Notice: This Summary Order May Not Be Cited As Precedential Authority, but May Be Called to the Attention of the Court in a Subsequent Stage of This Case, in a Related Case, or in Any Case for Purposes of Collateral Estoppel or Res Judicata. See Second Circuit Rule 0.23.united States of America, Appellant, v. Salim Najjar; Sami Najjar, Defendants-appellees, 108 F.3d 330 (2d Cir. 1997)Annotate this Case
APPEARING FOR APPELLANT: Bradley E. Tyler, Asst. U.S. Atty., Rochester, N.Y.
APPEARING FOR APPELLEES: Scott Green, Rochester, N.Y.; Robert F. Leone, Rochester, N.Y.
Present: NEWMAN, Chief Judge, KEARSE, FRIEDMAN,* Circuit Judges.
The United States appeals from the June 25, 1996, judgments of the District Court for the sentencing Salim and Sami Najjar after their convictions for money laundering, in violation of 18 U.S.C. § 1956(a) (3), conspiracy to commit money laundering, in violation of 18 U.S.C. § 1956(h), and food stamp trafficking, in violation of 7 U.S.C. § 2024(b). After a jury returned guilty verdicts against both defendants on one count of each violation, Chief Judge Larimer departed downward seven levels from the money laundering guideline, see United States Sentencing Guidelines Manual (U.S.S.G.) § 2S1.1, and sentenced each defendant to concurrent sentences of 24 months on each count, plus three years of supervised release. The Government contends that the case should be remanded for resentencing because the District Court's departure reflected the erroneous view that the money laundering guideline applies only to offenses involving drug proceeds.
Salim and Sami Najjar were arrested after they assisted in a scheme to purchase of $1,000,000 of food stamp coupons in exchange for approximately $720,000 in cash, checks, money orders, and other property. Because the Najjars were licensed food stamp vendors, they would have been able to deposit the illegally-obtained coupons into their own bank accounts. Unfortunately for the Najjars and their co-conspirators, the person selling the coupons was an undercover FBI agent.
Prior to sentencing and after reviewing the presentence report, the Najjars requested a downward departure for extraordinary family circumstances, duress, and victim conduct. Salim is the owner of a convenience store. He has eight children, five of whom he and his wife support. He claimed that his business and the sole financial support for his family would be lost if he were incarcerated for a long period of time. Sami's family circumstances are similar--he and his wife run a convenience store and support their five children.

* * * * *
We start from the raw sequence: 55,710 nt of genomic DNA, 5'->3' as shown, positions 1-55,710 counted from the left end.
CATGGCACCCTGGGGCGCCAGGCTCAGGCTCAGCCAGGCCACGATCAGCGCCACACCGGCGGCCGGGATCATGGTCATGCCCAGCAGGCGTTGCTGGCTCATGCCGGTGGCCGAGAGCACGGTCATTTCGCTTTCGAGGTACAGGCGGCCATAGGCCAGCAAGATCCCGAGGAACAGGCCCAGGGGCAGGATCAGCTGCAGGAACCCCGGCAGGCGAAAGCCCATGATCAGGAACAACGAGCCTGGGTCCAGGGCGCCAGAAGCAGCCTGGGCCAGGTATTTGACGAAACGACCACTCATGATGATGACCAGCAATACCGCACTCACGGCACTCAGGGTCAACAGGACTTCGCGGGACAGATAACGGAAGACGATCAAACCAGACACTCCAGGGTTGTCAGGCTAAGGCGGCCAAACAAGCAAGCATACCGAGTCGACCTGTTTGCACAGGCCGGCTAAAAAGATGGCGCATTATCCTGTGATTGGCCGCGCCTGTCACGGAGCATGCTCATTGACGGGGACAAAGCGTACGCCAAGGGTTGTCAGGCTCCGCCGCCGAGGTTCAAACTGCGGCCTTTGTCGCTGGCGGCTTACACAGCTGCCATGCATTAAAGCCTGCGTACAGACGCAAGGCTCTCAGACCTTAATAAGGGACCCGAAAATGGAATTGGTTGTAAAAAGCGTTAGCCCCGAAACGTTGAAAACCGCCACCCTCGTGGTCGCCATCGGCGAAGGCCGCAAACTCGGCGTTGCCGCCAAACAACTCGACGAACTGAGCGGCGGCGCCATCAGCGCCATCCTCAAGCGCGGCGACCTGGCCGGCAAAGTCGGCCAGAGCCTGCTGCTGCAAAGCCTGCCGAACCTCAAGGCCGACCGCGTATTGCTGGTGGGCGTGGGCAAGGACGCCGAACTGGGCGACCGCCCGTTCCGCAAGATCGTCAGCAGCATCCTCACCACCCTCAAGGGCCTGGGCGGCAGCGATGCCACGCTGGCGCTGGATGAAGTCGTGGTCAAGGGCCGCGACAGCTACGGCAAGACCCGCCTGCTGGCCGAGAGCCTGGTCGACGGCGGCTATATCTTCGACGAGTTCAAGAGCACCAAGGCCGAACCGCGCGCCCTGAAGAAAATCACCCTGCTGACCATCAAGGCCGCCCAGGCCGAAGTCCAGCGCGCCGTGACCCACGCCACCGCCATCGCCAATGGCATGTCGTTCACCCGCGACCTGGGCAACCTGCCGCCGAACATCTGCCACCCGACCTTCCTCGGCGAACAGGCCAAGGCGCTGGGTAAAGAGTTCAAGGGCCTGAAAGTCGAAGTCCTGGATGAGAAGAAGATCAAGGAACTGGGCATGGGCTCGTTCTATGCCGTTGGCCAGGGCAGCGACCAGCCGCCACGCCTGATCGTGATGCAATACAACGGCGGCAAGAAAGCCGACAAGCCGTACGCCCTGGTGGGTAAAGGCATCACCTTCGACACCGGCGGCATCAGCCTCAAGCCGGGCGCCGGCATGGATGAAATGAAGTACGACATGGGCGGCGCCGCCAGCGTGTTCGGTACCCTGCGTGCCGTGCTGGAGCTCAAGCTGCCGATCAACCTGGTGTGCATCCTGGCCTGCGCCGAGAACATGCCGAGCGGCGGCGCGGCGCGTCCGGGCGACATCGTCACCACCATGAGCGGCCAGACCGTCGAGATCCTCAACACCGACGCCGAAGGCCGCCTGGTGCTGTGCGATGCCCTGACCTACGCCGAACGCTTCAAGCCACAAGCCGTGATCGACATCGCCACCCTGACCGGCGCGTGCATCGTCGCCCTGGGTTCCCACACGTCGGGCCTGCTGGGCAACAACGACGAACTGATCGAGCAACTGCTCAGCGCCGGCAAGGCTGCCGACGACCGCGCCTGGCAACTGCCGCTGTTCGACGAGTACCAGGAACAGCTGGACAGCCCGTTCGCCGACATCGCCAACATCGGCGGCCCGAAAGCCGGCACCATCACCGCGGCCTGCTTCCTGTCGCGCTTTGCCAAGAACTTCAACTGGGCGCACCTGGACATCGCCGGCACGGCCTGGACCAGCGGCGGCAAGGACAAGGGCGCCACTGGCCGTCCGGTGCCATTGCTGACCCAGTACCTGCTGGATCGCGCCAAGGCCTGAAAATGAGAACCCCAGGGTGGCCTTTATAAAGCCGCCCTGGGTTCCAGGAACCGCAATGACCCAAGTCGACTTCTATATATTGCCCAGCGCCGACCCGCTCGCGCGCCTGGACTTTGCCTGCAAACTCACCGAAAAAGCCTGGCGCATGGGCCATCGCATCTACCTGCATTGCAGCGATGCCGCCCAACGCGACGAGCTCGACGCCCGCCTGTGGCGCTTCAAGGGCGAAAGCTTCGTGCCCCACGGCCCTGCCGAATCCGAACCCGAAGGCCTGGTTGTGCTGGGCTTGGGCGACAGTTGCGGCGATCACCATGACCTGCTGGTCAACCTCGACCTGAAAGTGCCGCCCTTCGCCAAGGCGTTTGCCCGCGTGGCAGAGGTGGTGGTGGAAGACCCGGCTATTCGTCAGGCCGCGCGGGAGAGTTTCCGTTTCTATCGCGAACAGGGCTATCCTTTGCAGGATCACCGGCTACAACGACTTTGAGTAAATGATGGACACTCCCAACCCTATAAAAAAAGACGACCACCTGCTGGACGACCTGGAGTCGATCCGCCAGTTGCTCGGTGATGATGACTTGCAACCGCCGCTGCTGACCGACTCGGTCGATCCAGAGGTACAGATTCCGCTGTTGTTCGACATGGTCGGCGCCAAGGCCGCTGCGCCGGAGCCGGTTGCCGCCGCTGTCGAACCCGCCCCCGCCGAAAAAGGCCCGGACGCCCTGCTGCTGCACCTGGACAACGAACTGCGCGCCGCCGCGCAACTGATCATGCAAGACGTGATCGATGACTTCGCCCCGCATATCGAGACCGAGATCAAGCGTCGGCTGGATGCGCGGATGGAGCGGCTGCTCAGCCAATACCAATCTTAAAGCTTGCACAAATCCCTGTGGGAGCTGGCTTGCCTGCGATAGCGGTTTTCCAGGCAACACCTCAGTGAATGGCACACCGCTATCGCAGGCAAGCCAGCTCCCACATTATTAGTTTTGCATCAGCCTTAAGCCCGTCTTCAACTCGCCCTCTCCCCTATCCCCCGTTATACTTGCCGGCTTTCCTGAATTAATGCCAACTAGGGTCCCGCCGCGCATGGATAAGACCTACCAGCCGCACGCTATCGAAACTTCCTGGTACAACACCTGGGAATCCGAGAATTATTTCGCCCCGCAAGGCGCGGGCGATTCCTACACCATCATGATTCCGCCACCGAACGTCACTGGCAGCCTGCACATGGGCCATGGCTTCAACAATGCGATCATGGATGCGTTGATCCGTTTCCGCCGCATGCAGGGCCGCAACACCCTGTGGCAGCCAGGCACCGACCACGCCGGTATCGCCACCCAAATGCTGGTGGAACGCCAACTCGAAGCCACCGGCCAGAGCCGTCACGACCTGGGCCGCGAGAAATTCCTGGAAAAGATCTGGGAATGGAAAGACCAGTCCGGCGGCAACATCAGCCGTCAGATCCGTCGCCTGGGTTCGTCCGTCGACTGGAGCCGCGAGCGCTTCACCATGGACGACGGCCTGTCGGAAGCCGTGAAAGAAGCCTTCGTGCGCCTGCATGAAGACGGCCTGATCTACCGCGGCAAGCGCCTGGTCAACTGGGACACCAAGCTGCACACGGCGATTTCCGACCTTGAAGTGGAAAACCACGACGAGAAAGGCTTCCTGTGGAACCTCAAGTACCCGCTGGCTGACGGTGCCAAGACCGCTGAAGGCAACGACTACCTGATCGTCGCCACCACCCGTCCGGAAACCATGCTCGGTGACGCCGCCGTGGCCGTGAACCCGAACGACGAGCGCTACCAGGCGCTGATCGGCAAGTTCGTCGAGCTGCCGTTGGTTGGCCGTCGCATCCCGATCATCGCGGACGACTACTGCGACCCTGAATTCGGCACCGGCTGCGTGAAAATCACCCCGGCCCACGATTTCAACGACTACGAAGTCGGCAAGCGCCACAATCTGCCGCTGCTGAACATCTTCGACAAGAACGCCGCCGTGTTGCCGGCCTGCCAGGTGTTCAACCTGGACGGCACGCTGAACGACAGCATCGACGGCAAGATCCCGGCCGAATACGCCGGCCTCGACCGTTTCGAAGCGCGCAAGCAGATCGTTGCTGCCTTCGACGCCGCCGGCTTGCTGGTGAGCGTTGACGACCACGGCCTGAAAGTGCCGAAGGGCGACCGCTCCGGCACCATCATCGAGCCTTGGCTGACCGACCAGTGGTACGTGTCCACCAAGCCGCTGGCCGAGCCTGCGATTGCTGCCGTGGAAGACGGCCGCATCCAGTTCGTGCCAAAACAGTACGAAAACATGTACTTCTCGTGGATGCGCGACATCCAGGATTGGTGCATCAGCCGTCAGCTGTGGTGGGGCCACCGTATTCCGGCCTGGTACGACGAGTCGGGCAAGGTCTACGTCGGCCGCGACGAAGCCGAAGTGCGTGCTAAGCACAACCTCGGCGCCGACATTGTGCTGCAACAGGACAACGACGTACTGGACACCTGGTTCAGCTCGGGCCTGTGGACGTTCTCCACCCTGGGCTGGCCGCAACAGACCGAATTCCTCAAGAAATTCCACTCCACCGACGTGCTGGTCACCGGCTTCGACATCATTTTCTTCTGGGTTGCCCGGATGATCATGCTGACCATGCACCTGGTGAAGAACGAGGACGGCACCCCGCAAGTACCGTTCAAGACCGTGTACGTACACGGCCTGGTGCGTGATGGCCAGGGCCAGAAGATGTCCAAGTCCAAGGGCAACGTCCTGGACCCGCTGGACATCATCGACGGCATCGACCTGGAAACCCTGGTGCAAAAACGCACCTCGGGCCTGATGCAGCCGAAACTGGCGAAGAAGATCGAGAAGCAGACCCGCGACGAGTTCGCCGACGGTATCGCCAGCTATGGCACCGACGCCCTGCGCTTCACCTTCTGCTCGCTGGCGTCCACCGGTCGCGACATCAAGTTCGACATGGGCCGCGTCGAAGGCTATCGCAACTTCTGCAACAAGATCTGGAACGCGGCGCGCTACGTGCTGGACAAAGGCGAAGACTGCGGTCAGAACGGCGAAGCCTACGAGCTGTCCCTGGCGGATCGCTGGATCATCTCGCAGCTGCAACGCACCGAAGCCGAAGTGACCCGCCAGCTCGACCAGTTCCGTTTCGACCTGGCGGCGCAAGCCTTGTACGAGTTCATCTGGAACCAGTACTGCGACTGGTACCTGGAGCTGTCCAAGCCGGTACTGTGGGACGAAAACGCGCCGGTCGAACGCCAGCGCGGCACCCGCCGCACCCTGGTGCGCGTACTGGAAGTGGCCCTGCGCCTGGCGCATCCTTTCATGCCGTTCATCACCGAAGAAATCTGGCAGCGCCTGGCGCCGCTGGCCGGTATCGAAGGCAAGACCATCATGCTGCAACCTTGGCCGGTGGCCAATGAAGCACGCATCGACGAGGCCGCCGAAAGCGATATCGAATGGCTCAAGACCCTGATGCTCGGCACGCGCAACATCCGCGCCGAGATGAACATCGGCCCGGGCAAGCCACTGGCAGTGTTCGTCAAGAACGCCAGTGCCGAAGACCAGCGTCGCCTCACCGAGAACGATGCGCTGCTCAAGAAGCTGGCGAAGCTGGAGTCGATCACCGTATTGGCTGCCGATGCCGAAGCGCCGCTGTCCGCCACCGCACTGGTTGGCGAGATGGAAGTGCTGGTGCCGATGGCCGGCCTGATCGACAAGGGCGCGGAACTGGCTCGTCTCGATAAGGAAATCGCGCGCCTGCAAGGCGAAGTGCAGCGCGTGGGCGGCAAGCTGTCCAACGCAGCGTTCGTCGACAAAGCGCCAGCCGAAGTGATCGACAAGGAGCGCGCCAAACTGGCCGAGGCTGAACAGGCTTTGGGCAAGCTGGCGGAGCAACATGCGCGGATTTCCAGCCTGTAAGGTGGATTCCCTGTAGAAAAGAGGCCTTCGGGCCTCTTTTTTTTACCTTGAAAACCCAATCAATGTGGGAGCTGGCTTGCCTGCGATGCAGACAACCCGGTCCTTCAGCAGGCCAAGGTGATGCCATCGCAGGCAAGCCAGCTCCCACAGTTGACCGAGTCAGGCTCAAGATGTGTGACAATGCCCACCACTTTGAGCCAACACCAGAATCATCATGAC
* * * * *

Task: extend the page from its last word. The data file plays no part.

At sentencing Chief Judge Larimer stated that he was departing downward sua sponte because in his opinion the circumstances of the case were outside the heartland of money laundering contemplated by the Sentencing Commission. He reasoned (i) that the defendants' original scheme was simply to buy food stamps, not to launder money, (ii) that the defendants had only a minor role in the offense, (iii) that the Government had manipulated the indictment to charge money laundering in addition to food stamp fraud, and (iv) that the money laundering guideline's high offense level reflects the fact that the money laundering guideline was originally intended to combat the illegal drug trade. Finally, he added that although he would be inclined to depart on the foregoing grounds alone, he also found that the defendants' extraordinary family circumstances supported the departure.
A sentencing judge's departure decision is given broad deference on review by an appellate court. See Koon v. United States, 116 S. Ct. 2035, 2046 (1996). Thus, after Koon, we review departures, including the propriety of the basis for the departure, solely for an abuse of discretion. United States v. Rioux, 97 F.3d 648, 663 (2d Cir. 1996) (citing Koon, 116 S. Ct. at 2048).
Because the money laundering guideline includes a provision for a three-level increase if the defendant had knowledge that the laundered funds were the proceeds of drug-related activity, U.S.S.G. § 2S1.1(b) (1), we agree with the Government that the mere absence of drug-related activity would not take a food stamp violation outside the money laundering heartland. E.g., United States v. Barton, 76 F.3d 499, 503 (2d Cir. 1996) (departure should not be based on the absence of a factor for which the relevant guideline specifically provides an increase). However, in this case, Chief Judge Larimer articulated numerous reasons to support his conclusion that the particular circumstances of this case fell outside the heartland of money laundering, even money laundering of non-drug proceeds. In "extraordinary cases" a sentencing judge may depart downward based on a combination of factors that might not warrant a departure when considered individually. See Rioux, 97 F.3d at 663 (citing U.S.S.G. § 5K2.0 cmt. (1995)). We cannot say that the combination of factors relied on by Chief Judge Larimer to justify his departure amounted to an abuse of discretion. The sentences are therefore affirmed.
Of the United States Court of Appeals for the Federal Circuit, sitting by designation